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Good Morning, Oscar: September 14

A Toronto roundup of brilliant movies, fried actors, famous producers and sexy directors.

Today’s roundup of Oscar news ‘n’ notes from around the web tries to catch up with Toronto after the festival’s first weekend. With what TheWrap’s Sharon Waxman calls “a glut of great, satisfying movies” to choose from, the first big question may be: Did everybody love “Up in the Air?”


The answer: well, yeah. Some more than others, and some a little begrudgingly, but yeah, pretty much everybody loved it. We may have a new frontrunner, which is not necessarily good news for Ivan Reitman and Paramount.


Roger Ebert? He loves it. (Chicago Sun-Times)


Entertainment Weekly’s Owen Gleiberman? Loves it.


Jeff Wells, who’s found lots to love in Toronto? Loves it more than all the other things he loves. (Hollywood Elsewhere)


Tom O’Neil? He says George Clooney’s a best-actor shoo-in, and then adds that the best-picture, best-director and best-screenplay hopes for the movie depend on the “sexiness” of the writer/director. Ivan Reitman, he decides, is sexy enough. (Gold Derby)


Filmmaker.com says that the reason Toronto and Telluride festival-goers love “Up in the Air” so much is that they all go to festivals and fly around a lot and stay in hotels and identify with George Clooney’s character: “We are all a little bit that guy.” Just not the really really incredibly good looking bit.


And, seriously, there aren’t too many stars who work the press any better than Clooney. "I’d rather have a rectal examination on live TV by a fellow with cold hands than have a Facebook page…" The guy knows we eat that stuff up. (E! Online)

FYI: A George Clooney Facebook page.


John Foote says “Up in the Air” might be the best American movie of the year. But then he sees “Precious” and changes his mind. (In Contention)


Which means that yes, there are other movies in Toronto. There’s Michael Moore’s “Capitalism: A Love Story,” for example.  Glieberman likes “Capitalism” quite a bit…but not unreservedly. (Entertainment Weekly)


Wells on “Capitalism”: “I think it’s brilliant and searing and the various nitpicking Moore critics can go to hell.” (Hollywood Elsewhere)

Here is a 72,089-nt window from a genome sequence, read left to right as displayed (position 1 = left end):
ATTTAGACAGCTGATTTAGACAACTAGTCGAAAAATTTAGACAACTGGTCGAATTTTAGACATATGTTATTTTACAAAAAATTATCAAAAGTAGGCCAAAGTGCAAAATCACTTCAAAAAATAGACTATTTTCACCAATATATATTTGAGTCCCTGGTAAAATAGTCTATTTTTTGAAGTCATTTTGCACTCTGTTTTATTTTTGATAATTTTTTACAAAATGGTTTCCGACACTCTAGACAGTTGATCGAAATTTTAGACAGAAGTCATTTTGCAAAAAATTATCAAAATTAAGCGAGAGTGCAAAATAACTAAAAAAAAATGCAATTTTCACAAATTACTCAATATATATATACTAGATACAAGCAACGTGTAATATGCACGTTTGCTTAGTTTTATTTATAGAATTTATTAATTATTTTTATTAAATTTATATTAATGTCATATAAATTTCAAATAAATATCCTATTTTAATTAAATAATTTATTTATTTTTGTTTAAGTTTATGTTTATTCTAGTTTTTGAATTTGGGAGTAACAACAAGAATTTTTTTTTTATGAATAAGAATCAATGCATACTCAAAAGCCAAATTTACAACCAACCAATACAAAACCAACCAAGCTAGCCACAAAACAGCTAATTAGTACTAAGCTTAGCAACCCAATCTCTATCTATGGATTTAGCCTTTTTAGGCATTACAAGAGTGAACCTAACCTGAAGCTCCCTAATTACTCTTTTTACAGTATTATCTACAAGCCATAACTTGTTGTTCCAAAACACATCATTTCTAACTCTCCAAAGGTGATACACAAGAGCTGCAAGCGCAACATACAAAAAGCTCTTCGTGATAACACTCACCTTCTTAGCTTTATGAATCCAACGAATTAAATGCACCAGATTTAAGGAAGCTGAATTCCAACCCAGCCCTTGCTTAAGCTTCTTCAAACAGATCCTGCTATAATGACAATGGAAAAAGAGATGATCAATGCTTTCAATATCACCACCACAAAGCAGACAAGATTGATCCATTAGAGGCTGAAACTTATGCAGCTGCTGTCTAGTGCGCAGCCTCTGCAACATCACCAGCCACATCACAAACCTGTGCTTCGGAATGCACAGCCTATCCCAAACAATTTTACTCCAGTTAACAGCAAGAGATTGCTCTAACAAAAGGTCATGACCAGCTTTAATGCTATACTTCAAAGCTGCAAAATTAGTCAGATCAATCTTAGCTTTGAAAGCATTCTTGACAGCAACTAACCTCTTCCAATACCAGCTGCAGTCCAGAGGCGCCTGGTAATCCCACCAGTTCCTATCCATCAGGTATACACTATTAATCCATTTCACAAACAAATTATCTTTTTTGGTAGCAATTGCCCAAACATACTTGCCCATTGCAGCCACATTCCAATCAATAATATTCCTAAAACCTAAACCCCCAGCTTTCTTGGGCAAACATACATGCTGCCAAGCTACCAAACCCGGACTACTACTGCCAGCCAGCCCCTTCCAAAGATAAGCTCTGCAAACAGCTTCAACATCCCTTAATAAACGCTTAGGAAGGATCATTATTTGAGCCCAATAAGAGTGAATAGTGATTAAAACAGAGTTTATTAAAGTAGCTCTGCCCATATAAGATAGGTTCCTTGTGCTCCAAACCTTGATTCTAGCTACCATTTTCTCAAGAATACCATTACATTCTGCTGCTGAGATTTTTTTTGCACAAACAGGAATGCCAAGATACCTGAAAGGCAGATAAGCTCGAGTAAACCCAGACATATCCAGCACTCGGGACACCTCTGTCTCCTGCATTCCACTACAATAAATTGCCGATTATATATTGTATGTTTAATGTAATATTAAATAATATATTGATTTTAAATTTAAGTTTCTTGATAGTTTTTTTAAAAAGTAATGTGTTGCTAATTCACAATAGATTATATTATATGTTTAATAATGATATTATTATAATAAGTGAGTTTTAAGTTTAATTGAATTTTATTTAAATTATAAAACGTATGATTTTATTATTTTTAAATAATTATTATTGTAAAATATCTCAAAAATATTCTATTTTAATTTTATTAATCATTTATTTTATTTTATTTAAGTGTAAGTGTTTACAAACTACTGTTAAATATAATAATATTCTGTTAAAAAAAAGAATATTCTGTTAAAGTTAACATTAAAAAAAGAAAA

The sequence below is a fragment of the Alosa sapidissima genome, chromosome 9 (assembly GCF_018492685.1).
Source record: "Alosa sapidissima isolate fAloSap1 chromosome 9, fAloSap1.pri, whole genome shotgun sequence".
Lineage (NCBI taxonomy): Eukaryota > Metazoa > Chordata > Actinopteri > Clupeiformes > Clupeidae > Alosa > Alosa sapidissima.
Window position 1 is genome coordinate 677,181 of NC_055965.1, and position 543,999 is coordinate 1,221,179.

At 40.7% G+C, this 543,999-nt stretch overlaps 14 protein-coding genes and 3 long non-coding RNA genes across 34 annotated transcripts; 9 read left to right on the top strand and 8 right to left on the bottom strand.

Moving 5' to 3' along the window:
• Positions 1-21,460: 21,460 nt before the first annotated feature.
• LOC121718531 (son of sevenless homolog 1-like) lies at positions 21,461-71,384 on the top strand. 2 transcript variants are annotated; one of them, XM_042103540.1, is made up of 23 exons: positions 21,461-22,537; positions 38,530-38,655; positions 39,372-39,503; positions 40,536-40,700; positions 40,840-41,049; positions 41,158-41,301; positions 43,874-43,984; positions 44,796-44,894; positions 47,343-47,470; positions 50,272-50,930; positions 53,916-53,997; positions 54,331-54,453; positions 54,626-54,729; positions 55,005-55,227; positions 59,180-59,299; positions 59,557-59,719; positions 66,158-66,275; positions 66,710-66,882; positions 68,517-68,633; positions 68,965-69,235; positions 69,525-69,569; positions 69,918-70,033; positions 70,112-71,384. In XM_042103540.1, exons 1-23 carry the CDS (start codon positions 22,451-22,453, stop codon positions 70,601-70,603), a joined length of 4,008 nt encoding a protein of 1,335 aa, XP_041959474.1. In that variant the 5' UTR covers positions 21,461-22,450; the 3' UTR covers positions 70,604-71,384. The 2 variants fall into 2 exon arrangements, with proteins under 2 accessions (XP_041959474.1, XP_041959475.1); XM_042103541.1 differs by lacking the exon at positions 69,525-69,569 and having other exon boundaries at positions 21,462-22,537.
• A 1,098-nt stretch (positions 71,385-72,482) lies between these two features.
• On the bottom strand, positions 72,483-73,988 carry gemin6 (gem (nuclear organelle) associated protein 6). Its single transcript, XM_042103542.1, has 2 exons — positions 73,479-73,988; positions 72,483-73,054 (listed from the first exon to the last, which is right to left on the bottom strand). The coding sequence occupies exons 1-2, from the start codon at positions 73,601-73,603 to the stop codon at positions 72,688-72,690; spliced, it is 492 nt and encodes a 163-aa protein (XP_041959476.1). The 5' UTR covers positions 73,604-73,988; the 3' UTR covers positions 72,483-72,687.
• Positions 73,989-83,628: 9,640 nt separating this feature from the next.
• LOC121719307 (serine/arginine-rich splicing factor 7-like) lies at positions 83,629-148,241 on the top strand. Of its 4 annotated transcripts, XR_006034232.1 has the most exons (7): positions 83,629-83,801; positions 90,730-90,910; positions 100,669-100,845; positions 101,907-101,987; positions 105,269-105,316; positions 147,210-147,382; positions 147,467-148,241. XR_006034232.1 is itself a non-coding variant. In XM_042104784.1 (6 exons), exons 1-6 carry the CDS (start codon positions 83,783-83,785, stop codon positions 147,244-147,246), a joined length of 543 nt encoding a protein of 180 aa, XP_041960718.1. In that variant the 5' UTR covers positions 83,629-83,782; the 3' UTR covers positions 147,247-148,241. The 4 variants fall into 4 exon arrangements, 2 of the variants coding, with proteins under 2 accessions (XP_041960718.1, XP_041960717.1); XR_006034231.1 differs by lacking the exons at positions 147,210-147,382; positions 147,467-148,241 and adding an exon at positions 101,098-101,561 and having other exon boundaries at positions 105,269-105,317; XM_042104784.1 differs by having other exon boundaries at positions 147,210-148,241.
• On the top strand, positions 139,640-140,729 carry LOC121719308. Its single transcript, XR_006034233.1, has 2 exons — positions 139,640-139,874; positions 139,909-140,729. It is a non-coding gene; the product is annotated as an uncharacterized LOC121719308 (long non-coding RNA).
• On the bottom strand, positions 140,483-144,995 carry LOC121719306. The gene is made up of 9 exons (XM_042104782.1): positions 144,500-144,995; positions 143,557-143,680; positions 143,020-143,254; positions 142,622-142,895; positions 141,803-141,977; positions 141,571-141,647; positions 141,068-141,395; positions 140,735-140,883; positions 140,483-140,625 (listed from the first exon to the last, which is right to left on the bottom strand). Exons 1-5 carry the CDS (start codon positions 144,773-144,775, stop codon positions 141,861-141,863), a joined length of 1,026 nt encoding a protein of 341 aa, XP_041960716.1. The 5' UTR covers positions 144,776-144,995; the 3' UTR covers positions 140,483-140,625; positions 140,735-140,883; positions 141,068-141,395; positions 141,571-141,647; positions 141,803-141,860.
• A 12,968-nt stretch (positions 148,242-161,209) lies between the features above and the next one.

Wells also loves the Coen Brothers’ “A Serious Man.” (Hollywood Elsewhere)


The Hollywood Reporter agrees that “A Serious Man” is "seriously funny."  Critics love to do that repetition thing.


Variety, on the other hand, says that "A Serious Man" is “the kind of picture you get to make after you’ve won an Oscar.” That’s not exactly a compliment.


A Coen Brothers aficionado looks at the spiritual message of "A Serious Man." I wonder if she’s met Wells, who says, “Only a couple of tough Jewish filmmakers could make a film this despising and contemptuous of their own."


Not to be confused with “A Serious Man” is “A Single Man.” Tom Ford has designed clothes for Gucci and posed on the cover of Vanity Fair with Kiera Knightley and Scarlett Johansson (they were naked, he wasn’t), and now he’s made a movie that won the top prize at the Venice Film Festival. The Hollywood Reporter thinks that Colin Firth is wonderful and the movie could reach beyond gay audiences, even if it does set a suicide attempt to opera.


Variety says Drew Barrymore’s “Whip It” is a gas gas gas. Not necessarily an Oscar movie, but a gas.


Dave Karger and Missy Schwartz round up the first weekend of Toronto by taking a breezy look at five movies. Their verdicts: “Up in the Air” lives up to the hype, “Creation” is enjoyable and surprisingly moving but maybe not an Oscar movie; “Capitalism: A Love Story” is one-sided but entertaining; and both “A Serious Man” and “Men Who Stare at Goats” are sort of puzzling.  (Oscar Watch)


It won’t be Oscar season without producers arguing about who gets the credit. Anne Thompson talks to the “Precious” producers that say nobody knows them. (Thompson on Hollywood)


One of the “Precious” producers that people have heard of – goes by the name of Oprah – talks about why she loves the movie and will promote the hell out of it on her show. (The AP via Yahoo! News)


Moving on to the acting race, Sasha Stone opens the best actor discussion with two names: Jeremy Renner and Matt Damon. (Awards Daily)



Viggo Mortensen, who ought to be on that list as well, is tired. “Fried,” he says. What’ll he be like after a few more months of being a cog in Harvey Weinstein’s Oscar machine? (The New York Times)


He also says that contrary to rumor, he’s not retiring. (The Star)



Could the best-actor stealth candidate be Robert Duvall? John Foote and Kris Tapley think so. (In Contention)


Newsflash: before she became an actress and got Oscar buzz for "Bright Star," Abbie Cornish had a pet kangaroo. (L.A. Times)



Nick Hornby, who simply MUST get an adapted-screenplay nomination for “An Education,” tells the L.A. Times that screenwriting is the “most heartbreaking job in the world.”